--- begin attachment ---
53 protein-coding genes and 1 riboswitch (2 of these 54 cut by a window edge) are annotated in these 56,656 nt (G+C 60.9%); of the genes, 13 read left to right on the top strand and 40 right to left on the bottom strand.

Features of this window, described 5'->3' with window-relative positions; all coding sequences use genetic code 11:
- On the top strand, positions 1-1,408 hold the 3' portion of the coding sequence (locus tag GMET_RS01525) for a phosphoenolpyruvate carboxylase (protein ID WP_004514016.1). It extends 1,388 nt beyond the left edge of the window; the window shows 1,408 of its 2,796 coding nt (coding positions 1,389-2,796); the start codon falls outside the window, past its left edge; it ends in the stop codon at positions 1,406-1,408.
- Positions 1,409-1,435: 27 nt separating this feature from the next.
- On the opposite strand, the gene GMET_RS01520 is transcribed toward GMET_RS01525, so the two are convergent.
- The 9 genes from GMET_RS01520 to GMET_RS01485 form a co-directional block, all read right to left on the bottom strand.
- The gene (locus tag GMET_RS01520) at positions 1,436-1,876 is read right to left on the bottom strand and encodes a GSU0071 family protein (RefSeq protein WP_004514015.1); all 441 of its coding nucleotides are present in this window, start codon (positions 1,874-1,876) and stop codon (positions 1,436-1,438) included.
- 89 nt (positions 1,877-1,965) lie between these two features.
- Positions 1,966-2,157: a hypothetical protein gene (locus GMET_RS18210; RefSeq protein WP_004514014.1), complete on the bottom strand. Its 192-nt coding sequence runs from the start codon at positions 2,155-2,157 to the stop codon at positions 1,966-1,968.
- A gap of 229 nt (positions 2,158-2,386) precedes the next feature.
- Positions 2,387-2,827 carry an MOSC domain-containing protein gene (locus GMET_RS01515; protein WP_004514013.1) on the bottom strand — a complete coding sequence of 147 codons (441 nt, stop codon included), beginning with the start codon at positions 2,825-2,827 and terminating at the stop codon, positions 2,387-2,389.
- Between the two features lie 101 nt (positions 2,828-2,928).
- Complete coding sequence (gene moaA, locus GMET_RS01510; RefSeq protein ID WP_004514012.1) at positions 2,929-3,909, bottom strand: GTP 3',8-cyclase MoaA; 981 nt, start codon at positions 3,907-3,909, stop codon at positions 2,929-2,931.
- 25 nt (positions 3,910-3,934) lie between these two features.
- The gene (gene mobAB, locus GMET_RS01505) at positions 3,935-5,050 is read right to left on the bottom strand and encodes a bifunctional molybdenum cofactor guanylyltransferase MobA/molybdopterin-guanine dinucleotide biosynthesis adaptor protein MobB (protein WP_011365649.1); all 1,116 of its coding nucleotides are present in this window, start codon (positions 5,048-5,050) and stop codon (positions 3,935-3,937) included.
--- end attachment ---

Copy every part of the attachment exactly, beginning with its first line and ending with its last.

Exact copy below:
53 protein-coding genes and 1 riboswitch (2 of these 54 cut by a window edge) are annotated in these 56,656 nt (G+C 60.9%); of the genes, 13 read left to right on the top strand and 40 right to left on the bottom strand.

Features of this window, described 5'->3' with window-relative positions; all coding sequences use genetic code 11:
- On the top strand, positions 1-1,408 hold the 3' portion of the coding sequence (locus tag GMET_RS01525) for a phosphoenolpyruvate carboxylase (protein ID WP_004514016.1). It extends 1,388 nt beyond the left edge of the window; the window shows 1,408 of its 2,796 coding nt (coding positions 1,389-2,796); the start codon falls outside the window, past its left edge; it ends in the stop codon at positions 1,406-1,408.
- Positions 1,409-1,435: 27 nt separating this feature from the next.
- On the opposite strand, the gene GMET_RS01520 is transcribed toward GMET_RS01525, so the two are convergent.
- The 9 genes from GMET_RS01520 to GMET_RS01485 form a co-directional block, all read right to left on the bottom strand.
- The gene (locus tag GMET_RS01520) at positions 1,436-1,876 is read right to left on the bottom strand and encodes a GSU0071 family protein (RefSeq protein WP_004514015.1); all 441 of its coding nucleotides are present in this window, start codon (positions 1,874-1,876) and stop codon (positions 1,436-1,438) included.
- 89 nt (positions 1,877-1,965) lie between these two features.
- Positions 1,966-2,157: a hypothetical protein gene (locus GMET_RS18210; RefSeq protein WP_004514014.1), complete on the bottom strand. Its 192-nt coding sequence runs from the start codon at positions 2,155-2,157 to the stop codon at positions 1,966-1,968.
- A gap of 229 nt (positions 2,158-2,386) precedes the next feature.
- Positions 2,387-2,827 carry an MOSC domain-containing protein gene (locus GMET_RS01515; protein WP_004514013.1) on the bottom strand — a complete coding sequence of 147 codons (441 nt, stop codon included), beginning with the start codon at positions 2,825-2,827 and terminating at the stop codon, positions 2,387-2,389.
- Between the two features lie 101 nt (positions 2,828-2,928).
- Complete coding sequence (gene moaA, locus GMET_RS01510; RefSeq protein ID WP_004514012.1) at positions 2,929-3,909, bottom strand: GTP 3',8-cyclase MoaA; 981 nt, start codon at positions 3,907-3,909, stop codon at positions 2,929-2,931.
- 25 nt (positions 3,910-3,934) lie between these two features.
- The gene (gene mobAB, locus GMET_RS01505) at positions 3,935-5,050 is read right to left on the bottom strand and encodes a bifunctional molybdenum cofactor guanylyltransferase MobA/molybdopterin-guanine dinucleotide biosynthesis adaptor protein MobB (protein WP_011365649.1); all 1,116 of its coding nucleotides are present in this window, start codon (positions 5,048-5,050) and stop codon (positions 3,935-3,937) included.